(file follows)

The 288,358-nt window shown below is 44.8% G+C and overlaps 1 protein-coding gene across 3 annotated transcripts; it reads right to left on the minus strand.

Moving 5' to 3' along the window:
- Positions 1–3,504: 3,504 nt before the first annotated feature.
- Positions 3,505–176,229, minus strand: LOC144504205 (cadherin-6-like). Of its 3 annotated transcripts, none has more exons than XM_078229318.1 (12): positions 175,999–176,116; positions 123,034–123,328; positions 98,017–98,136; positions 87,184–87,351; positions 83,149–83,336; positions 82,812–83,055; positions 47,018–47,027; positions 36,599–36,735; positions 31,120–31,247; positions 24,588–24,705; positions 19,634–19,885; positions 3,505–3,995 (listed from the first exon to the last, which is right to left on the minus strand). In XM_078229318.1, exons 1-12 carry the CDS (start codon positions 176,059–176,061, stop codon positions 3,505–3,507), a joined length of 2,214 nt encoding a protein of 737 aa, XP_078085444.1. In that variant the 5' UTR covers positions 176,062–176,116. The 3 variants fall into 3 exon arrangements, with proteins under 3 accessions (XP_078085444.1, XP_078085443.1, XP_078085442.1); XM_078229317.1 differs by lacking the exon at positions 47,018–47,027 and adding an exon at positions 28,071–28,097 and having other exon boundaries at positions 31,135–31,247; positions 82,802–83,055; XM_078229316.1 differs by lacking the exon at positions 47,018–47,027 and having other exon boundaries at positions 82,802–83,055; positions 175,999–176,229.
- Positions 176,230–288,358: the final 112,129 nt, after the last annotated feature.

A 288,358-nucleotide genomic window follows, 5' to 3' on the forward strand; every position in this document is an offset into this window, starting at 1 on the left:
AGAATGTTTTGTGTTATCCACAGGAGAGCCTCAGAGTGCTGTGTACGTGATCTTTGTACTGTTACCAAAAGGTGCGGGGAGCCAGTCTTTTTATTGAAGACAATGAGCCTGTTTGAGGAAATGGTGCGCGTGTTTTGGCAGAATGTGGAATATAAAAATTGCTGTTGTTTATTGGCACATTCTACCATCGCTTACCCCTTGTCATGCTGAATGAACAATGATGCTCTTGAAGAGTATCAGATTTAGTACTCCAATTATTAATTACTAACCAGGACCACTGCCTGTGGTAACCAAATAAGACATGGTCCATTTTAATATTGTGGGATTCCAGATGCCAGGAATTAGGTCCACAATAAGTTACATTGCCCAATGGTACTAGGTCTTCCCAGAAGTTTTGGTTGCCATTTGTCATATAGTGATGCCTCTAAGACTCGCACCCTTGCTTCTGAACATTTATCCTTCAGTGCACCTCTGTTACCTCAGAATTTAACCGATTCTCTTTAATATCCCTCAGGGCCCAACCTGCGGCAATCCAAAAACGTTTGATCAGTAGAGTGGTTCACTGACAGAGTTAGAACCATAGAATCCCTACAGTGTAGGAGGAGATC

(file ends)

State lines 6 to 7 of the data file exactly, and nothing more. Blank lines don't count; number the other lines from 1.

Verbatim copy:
A 288,358-nucleotide genomic window follows, 5' to 3' on the forward strand; every position in this document is an offset into this window, starting at 1 on the left:
AGAATGTTTTGTGTTATCCACAGGAGAGCCTCAGAGTGCTGTGTACGTGATCTTTGTACTGTTACCAAAAGGTGCGGGGAGCCAGTCTTTTTATTGAAGACAATGAGCCTGTTTGAGGAAATGGTGCGCGTGTTTTGGCAGAATGTGGAATATAAAAATTGCTGTTGTTTATTGGCACATTCTACCATCGCTTACCCCTTGTCATGCTGAATGAACAATGATGCTCTTGAAGAGTATCAGATTTAGTACTCCAATTATTAATTACTAACCAGGACCACTGCCTGTGGTAACCAAATAAGACATGGTCCATTTTAATATTGTGGGATTCCAGATGCCAGGAATTAGGTCCACAATAAGTTACATTGCCCAATGGTACTAGGTCTTCCCAGAAGTTTTGGTTGCCATTTGTCATATAGTGATGCCTCTAAGACTCGCACCCTTGCTTCTGAACATTTATCCTTCAGTGCACCTCTGTTACCTCAGAATTTAACCGATTCTCTTTAATATCCCTCAGGGCCCAACCTGCGGCAATCCAAAAACGTTTGATCAGTAGAGTGGTTCACTGACAGAGTTAGAACCATAGAATCCCTACAGTGTAGGAGGAGATC